Hong Kong: Hundreds of flights were cancelled or suspended at Hong Kong’s airport on Tuesday as pro-democracy protesters staged a second day of hugely disruptive rallies, defying warnings from the city’s leader who said they were heading down a “path of no return”.
The new protest came as Beijing also sent further ominous signals that the 10 weeks of unrest must end, with state-run media showing videos of security forces gathering across the border.
The crisis, which has seen millions of people take to Hong Kong’s streets, was before this week already the biggest challenge to Chinese rule of the semi-autonomous city since its 1997 handover from Britain.
But the two days of protests at the airport, one of the busiest in the world, raised the stakes yet again. On Monday a crowd of 5,000 people filled the airport building, the police said. All check-ins were cancelled on Tuesday afternoon after thousands of protesters wearing their signature black T-shirts made barricades using luggage trolleys to prevent passengers from passing through security gates.
“I want to shut down the airport just like yesterday so most of the departure flights will be cancelled,” a 21-year-old student who gave his surname as Kwok told AFP.
On Monday a crowd that police said numbered 5,000 filled the building to denounce what they said were violent tactics by police in trying to quell weekend rallies.
Airport authorities in response cancelled all flights on Monday afternoon. On Tuesday morning, the city’s leader, Carrie Lam, gave an at-times emotional press conference in which she warned of dangerous consequences if escalating violence was not curbed. “Violence, no matter if it’s using violence or condoning violence, will push Hong Kong down a path of no return,” Lam said. Protesters IN black T-shirts made barricades using luggage trolleys to prevent passengers from passing through security gates.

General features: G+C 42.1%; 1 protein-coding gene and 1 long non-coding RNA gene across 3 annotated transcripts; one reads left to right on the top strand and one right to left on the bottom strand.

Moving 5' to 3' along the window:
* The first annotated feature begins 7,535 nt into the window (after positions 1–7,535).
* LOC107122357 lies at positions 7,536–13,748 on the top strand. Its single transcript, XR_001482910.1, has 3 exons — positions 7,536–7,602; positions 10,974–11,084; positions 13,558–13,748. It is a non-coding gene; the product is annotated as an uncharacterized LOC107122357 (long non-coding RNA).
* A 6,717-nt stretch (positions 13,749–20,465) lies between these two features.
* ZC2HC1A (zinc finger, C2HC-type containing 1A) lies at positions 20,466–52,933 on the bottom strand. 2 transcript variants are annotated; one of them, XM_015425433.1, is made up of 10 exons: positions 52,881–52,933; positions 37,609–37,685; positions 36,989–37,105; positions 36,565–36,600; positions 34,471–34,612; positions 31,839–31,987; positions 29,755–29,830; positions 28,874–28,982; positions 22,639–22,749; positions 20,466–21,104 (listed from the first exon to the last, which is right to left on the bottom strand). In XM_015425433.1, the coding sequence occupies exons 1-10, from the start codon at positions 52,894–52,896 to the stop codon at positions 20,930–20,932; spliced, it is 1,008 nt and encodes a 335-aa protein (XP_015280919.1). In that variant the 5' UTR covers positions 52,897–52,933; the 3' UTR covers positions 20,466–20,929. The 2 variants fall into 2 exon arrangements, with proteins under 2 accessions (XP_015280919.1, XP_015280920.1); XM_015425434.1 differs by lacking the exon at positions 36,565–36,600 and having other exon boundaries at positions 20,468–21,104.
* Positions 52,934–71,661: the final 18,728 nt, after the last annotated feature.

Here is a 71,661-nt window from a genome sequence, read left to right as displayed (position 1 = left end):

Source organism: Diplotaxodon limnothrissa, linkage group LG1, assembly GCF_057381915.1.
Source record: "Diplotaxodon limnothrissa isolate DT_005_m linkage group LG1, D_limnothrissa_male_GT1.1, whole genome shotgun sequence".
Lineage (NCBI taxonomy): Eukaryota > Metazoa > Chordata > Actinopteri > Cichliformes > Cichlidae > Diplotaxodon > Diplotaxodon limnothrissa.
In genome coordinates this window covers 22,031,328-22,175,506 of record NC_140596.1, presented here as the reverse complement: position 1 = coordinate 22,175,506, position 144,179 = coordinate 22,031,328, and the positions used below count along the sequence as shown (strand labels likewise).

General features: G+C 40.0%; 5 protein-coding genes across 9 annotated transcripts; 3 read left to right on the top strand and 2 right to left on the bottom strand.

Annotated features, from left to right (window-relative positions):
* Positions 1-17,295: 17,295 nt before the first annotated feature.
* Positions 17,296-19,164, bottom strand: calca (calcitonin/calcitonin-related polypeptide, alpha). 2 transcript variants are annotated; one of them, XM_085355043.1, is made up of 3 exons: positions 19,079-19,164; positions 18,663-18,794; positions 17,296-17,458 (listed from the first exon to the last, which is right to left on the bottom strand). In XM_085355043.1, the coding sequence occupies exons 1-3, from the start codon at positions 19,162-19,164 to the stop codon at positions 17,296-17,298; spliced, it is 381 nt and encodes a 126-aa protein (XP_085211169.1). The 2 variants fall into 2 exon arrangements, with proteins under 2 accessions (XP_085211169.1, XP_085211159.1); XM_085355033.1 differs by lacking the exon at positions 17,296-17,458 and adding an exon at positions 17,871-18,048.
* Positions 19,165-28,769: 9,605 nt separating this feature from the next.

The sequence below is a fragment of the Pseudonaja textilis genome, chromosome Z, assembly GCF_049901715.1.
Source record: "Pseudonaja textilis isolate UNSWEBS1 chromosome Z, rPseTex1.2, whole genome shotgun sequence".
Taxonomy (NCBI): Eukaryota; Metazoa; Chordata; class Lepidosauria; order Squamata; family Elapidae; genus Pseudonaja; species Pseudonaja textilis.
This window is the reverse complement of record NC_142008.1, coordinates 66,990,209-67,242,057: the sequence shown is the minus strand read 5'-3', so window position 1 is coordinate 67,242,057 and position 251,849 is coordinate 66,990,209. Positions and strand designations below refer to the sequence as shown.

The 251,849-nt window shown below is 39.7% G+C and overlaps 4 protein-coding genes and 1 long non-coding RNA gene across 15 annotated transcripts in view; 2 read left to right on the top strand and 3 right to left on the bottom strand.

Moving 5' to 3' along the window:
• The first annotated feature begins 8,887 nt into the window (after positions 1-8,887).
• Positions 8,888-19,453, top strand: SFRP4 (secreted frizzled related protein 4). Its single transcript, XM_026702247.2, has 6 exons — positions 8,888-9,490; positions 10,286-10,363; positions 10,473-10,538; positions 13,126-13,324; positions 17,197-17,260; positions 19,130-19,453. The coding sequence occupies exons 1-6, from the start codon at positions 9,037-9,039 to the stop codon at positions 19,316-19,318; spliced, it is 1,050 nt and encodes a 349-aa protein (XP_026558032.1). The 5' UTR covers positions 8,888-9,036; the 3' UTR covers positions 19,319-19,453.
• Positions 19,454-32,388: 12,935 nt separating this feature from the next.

“The situation in Hong Kong in the past week has made me very worried that we have reached this dangerous situation.” Lam, who faced fierce questioning from local reporters and at one point appeared to be on the verge of tears, appealed for calm. Take a minute to think, look at our city, our home, do you all really want to see it pushed into an abyss,” Lam said, although she again refused to make any concessions to the protesters.
But a few hours later the protesters returned to the airport chanting “Stand with Hong Kong, stand for freedom,” and daubing graffiti that included “an eye for an eye”. This was in reference to a serious facial injury that reportedly caused a woman to lose the vision in one eye at a demonstration that turned violent on Sunday night. Demonstrators accused police of causing the injury by firing a bean-bag round.
Some travellers voiced sympathy with the protesters. Hong Kong leader Carrie Lam made an emotional appeal to protesters to stop violence. “I understand the basics of the protest and they’ve got a point: it’s about freedom and democracy and it’s incredibly important,” said Pete Knox, a 65-year-old Briton on his way to Vietnam. Others told AFP they were angry at having their travel plans thrown into disarray.
“I don’t mind what they [the protesters] do but they made us five hours delayed,” said 50-year-old Wing Au-yeung, who had stopped off in Hong Kong to collect his aged mother before travelling to South Korea with his family. “They can do what they want but it should not affect other people.”
The protests began in opposition to a bill that would have allowed extraditions to the mainland, but quickly evolved into a broader bid to reverse a slide of rights and freedoms in the southern Chinese city. Authorities in Beijing on Monday slammed violent protesters who threw petrol bombs at police officers, linking them to “terrorism”.
On Tuesday state media upped the ante, calling protesters “mobsters”, warning they must never be appeased and raising the spectre of mainland security forces intervening. The official state news agency Xinhua said in a commentary Tuesday that “violent radicals” were pushing Hong Kong into an “abyss”.